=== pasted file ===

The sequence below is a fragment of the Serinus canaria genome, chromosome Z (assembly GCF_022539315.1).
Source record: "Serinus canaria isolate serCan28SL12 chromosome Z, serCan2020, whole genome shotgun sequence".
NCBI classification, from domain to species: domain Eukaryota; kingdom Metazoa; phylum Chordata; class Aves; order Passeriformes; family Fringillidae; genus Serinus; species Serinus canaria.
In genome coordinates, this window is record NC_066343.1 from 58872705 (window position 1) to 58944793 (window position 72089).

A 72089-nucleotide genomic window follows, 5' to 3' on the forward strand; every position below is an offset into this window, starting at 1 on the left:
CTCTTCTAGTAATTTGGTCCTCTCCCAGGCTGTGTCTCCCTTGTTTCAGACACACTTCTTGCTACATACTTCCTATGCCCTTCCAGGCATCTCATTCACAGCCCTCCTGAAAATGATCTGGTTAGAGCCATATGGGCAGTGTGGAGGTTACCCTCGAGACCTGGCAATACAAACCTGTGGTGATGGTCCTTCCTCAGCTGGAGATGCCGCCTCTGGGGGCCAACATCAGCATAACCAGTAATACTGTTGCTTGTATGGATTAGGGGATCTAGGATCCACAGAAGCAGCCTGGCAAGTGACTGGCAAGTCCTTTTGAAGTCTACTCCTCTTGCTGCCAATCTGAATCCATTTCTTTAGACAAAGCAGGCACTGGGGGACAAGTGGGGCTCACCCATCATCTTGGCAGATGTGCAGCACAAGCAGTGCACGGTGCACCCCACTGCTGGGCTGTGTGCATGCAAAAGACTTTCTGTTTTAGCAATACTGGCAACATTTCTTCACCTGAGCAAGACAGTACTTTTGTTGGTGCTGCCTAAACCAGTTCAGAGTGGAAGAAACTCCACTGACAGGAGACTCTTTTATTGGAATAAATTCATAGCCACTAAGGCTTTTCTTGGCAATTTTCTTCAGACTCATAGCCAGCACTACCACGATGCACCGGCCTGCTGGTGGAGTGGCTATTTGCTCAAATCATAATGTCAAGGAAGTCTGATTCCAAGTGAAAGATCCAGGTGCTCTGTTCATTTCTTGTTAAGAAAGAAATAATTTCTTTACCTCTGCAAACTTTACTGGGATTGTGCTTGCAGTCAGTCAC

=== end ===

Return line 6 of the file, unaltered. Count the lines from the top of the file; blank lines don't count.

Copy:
CTCTTCTAGTAATTTGGTCCTCTCCCAGGCTGTGTCTCCCTTGTTTCAGACACACTTCTTGCTACATACTTCCTATGCCCTTCCAGGCATCTCATTCACAGCCCTCCTGAAAATGATCTGGTTAGAGCCATATGGGCAGTGTGGAGGTTACCCTCGAGACCTGGCAATACAAACCTGTGGTGATGGTCCTTCCTCAGCTGGAGATGCCGCCTCTGGGGGCCAACATCAGCATAACCAGTAATACTGTTGCTTGTATGGATTAGGGGATCTAGGATCCACAGAAGCAGCCTGGCAAGTGACTGGCAAGTCCTTTTGAAGTCTACTCCTCTTGCTGCCAATCTGAATCCATTTCTTTAGACAAAGCAGGCACTGGGGGACAAGTGGGGCTCACCCATCATCTTGGCAGATGTGCAGCACAAGCAGTGCACGGTGCACCCCACTGCTGGGCTGTGTGCATGCAAAAGACTTTCTGTTTTAGCAATACTGGCAACATTTCTTCACCTGAGCAAGACAGTACTTTTGTTGGTGCTGCCTAAACCAGTTCAGAGTGGAAGAAACTCCACTGACAGGAGACTCTTTTATTGGAATAAATTCATAGCCACTAAGGCTTTTCTTGGCAATTTTCTTCAGACTCATAGCCAGCACTACCACGATGCACCGGCCTGCTGGTGGAGTGGCTATTTGCTCAAATCATAATGTCAAGGAAGTCTGATTCCAAGTGAAAGATCCAGGTGCTCTGTTCATTTCTTGTTAAGAAAGAAATAATTTCTTTACCTCTGCAAACTTTACTGGGATTGTGCTTGCAGTCAGTCAC